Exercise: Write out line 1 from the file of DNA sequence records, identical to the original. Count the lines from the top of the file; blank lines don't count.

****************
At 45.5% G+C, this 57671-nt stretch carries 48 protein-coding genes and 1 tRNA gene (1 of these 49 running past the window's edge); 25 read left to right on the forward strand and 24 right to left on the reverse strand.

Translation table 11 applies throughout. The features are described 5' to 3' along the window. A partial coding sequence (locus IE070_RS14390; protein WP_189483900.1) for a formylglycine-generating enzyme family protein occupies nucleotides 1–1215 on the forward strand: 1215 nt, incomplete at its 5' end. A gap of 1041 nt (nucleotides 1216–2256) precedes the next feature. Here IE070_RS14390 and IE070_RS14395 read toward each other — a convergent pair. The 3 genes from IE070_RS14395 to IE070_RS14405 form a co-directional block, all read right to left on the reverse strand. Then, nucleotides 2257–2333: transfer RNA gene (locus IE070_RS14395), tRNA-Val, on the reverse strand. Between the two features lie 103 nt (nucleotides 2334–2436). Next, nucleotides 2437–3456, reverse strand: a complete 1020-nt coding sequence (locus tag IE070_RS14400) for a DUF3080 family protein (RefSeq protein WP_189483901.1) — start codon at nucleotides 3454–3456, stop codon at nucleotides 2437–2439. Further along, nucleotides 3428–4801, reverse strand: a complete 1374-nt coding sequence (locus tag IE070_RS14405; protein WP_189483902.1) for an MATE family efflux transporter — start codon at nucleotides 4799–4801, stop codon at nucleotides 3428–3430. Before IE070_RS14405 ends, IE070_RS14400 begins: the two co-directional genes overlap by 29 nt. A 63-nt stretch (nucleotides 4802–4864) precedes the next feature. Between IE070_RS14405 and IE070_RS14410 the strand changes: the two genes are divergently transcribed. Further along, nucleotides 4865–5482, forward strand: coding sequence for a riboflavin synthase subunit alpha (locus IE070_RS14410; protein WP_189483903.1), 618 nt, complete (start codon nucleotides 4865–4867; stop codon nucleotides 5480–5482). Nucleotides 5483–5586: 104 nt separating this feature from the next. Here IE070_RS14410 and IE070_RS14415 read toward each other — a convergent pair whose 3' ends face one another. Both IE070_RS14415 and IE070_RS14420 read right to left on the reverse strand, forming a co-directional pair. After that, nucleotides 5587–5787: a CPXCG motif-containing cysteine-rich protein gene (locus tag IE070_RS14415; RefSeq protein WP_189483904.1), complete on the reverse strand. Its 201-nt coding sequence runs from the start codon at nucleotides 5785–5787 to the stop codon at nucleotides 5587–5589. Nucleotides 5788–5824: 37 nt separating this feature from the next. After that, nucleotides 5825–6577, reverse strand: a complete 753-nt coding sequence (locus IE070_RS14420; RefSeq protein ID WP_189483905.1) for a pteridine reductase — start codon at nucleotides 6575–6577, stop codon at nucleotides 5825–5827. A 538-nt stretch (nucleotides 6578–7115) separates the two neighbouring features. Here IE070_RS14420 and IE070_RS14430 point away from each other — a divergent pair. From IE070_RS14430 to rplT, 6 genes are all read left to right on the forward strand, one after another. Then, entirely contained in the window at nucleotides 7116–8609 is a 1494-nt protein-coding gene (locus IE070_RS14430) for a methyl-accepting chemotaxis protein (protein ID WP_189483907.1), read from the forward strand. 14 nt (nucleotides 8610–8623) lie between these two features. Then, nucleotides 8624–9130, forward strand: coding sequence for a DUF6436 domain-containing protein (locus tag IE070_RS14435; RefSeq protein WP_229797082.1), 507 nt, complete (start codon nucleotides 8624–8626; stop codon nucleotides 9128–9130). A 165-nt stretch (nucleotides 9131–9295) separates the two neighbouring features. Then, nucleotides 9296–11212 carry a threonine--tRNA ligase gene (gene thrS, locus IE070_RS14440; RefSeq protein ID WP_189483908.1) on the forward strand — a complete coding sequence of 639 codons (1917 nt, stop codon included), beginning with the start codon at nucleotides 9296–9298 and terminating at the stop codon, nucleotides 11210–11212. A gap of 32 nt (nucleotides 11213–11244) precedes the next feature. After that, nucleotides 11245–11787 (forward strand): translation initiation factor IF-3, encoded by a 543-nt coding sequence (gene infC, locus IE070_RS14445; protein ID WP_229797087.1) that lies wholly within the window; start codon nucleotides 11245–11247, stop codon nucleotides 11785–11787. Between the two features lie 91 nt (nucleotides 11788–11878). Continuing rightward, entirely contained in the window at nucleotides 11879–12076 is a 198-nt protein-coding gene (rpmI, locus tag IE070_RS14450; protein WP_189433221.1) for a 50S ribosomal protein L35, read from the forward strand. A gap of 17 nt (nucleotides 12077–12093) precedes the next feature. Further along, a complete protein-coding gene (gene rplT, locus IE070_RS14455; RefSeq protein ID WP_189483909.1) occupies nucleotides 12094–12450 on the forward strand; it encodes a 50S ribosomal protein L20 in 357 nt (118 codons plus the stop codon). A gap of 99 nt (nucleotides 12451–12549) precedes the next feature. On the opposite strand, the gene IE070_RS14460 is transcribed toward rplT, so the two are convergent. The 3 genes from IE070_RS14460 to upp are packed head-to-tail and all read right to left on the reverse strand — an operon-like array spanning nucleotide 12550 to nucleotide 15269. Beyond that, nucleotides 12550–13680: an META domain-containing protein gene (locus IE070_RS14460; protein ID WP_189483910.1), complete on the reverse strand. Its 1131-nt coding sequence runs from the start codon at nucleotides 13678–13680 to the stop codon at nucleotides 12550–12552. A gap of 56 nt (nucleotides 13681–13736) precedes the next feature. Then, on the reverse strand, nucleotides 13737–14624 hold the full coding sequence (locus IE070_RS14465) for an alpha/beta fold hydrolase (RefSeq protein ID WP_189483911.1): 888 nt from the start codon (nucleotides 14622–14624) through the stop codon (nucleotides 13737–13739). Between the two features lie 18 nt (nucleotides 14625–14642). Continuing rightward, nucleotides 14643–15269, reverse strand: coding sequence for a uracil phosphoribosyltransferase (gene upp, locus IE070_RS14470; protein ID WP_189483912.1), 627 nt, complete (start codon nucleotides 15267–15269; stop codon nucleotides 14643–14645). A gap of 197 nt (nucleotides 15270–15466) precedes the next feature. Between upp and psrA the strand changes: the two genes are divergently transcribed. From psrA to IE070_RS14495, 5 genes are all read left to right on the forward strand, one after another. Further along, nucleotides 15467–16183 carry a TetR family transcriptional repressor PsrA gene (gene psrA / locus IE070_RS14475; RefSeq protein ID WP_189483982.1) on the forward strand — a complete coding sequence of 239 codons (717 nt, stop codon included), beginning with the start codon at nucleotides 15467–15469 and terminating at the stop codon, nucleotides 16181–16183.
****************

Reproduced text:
At 45.5% G+C, this 57671-nt stretch carries 48 protein-coding genes and 1 tRNA gene (1 of these 49 running past the window's edge); 25 read left to right on the forward strand and 24 right to left on the reverse strand.